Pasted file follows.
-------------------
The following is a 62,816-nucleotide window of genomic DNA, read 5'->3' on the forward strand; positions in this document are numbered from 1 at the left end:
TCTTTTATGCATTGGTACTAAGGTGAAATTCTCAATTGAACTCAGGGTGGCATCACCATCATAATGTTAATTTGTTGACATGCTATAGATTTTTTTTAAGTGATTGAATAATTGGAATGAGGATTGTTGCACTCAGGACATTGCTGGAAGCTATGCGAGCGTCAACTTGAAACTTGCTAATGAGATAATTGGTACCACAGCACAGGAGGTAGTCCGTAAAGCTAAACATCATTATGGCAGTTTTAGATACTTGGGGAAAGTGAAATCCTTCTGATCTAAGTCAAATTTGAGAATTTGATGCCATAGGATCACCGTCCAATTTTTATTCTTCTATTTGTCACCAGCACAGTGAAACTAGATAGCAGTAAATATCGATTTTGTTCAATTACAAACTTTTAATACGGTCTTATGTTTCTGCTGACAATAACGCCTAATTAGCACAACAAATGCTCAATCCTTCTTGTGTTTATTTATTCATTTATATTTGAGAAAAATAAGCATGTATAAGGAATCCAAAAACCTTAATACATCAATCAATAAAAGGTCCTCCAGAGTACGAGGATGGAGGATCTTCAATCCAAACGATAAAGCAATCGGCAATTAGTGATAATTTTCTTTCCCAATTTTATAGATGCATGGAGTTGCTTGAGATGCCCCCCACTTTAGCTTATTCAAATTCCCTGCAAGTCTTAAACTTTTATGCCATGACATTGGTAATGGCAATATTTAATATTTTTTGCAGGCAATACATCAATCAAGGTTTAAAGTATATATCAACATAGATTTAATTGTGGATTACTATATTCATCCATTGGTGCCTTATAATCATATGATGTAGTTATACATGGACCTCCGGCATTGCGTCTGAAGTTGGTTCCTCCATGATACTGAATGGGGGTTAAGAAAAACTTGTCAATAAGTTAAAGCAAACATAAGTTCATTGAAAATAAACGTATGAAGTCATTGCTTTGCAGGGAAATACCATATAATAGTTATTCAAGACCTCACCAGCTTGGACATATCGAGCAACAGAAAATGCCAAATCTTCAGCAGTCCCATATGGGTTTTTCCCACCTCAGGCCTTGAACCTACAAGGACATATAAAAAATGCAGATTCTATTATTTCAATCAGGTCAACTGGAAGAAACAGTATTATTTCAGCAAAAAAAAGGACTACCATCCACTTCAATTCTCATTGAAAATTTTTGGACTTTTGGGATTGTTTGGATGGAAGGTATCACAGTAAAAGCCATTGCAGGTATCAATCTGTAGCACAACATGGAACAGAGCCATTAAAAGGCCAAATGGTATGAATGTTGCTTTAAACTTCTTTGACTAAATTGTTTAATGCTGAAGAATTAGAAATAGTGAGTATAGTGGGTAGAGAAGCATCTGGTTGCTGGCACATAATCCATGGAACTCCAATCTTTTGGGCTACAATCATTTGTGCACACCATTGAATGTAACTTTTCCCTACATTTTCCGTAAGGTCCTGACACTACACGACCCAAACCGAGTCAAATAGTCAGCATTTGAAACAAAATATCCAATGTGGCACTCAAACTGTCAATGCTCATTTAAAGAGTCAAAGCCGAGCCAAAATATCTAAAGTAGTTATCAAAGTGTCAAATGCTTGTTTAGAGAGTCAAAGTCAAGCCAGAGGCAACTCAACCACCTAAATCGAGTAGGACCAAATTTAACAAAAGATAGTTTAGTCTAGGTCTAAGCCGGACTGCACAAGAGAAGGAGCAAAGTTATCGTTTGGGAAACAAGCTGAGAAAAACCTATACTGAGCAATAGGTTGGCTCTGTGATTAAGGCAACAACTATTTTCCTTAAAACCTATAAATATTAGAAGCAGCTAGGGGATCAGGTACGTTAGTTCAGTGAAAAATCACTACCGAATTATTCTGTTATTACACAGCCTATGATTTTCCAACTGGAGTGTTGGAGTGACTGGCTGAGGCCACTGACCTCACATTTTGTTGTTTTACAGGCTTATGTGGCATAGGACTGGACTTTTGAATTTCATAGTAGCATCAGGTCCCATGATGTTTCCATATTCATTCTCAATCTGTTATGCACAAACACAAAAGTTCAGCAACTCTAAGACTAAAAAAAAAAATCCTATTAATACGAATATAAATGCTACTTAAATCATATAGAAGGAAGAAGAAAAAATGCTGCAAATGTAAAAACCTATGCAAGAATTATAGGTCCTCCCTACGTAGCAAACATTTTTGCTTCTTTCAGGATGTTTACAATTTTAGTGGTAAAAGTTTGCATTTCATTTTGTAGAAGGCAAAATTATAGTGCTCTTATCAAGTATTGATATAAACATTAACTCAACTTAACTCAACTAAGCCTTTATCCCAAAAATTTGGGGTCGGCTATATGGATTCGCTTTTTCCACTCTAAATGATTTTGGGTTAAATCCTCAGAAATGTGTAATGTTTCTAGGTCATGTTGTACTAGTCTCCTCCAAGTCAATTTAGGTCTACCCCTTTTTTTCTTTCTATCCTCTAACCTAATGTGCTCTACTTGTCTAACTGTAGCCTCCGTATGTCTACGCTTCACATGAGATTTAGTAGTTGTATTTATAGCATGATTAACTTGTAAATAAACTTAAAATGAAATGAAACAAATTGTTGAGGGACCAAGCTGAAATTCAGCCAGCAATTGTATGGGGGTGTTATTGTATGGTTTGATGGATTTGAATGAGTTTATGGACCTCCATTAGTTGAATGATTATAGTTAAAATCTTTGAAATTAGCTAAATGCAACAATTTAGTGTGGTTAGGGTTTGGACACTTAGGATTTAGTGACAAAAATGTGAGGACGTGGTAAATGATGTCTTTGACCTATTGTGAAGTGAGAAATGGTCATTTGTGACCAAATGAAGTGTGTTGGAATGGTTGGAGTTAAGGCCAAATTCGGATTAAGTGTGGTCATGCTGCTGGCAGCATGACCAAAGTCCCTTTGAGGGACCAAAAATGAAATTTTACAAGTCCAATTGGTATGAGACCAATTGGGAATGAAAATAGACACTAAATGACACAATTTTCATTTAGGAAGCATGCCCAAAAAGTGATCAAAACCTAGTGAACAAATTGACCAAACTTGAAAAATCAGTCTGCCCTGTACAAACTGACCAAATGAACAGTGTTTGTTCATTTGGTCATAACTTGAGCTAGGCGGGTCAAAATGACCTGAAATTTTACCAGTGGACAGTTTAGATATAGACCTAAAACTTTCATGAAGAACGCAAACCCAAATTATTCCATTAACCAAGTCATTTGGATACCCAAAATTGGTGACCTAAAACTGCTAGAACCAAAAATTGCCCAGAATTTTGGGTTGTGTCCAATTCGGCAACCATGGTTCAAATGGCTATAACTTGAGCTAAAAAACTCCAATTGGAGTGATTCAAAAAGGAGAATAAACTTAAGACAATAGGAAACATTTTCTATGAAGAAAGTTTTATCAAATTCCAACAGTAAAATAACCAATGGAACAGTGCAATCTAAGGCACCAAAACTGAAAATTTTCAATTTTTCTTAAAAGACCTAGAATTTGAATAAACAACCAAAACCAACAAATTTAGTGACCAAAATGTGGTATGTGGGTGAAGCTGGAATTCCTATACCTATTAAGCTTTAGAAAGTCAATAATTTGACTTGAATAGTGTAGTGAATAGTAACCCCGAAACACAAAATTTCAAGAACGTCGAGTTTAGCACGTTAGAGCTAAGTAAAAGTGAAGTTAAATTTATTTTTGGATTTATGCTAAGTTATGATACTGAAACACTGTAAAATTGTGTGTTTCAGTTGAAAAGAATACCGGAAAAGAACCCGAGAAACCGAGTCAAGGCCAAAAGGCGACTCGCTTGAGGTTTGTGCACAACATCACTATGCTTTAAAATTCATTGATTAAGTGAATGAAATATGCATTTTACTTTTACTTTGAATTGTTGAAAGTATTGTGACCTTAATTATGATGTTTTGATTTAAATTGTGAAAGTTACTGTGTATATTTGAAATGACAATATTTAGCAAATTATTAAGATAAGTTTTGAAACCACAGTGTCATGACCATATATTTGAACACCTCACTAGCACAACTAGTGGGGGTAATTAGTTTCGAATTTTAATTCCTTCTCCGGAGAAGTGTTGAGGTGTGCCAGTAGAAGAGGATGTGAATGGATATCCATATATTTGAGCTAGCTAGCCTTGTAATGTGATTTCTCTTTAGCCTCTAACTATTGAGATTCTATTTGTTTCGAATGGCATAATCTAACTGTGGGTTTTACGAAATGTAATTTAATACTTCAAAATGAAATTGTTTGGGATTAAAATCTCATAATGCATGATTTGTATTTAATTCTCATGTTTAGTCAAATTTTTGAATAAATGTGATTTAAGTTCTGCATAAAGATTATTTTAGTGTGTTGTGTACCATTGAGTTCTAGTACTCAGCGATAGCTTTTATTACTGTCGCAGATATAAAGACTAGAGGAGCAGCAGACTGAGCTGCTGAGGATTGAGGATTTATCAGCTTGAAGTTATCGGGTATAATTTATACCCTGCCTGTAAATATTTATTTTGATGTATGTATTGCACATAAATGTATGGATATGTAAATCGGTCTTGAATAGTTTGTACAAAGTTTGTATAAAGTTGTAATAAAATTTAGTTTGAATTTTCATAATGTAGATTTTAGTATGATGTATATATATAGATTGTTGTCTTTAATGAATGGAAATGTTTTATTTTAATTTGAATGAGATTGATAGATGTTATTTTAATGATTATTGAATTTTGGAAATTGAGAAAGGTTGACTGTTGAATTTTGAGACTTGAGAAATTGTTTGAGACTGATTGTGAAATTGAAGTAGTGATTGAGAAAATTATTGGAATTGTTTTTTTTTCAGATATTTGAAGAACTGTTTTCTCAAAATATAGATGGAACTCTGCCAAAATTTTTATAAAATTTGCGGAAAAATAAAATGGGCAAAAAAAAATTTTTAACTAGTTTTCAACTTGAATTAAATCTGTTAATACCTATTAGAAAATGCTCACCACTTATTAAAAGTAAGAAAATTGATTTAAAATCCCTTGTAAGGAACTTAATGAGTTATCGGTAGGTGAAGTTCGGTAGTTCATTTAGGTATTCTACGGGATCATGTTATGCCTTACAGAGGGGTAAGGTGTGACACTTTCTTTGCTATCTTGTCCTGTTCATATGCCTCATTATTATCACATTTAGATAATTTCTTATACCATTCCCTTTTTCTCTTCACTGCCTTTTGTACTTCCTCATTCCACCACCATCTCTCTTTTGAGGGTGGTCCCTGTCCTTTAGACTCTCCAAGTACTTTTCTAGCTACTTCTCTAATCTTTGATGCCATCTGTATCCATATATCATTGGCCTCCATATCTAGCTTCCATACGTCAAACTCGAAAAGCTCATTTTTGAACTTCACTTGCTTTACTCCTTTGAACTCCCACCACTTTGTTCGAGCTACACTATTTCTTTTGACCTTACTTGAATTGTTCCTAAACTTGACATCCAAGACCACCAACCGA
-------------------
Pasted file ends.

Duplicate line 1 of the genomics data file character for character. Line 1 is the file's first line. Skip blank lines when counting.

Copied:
The following is a 62,816-nucleotide window of genomic DNA, read 5'->3' on the forward strand; positions in this document are numbered from 1 at the left end: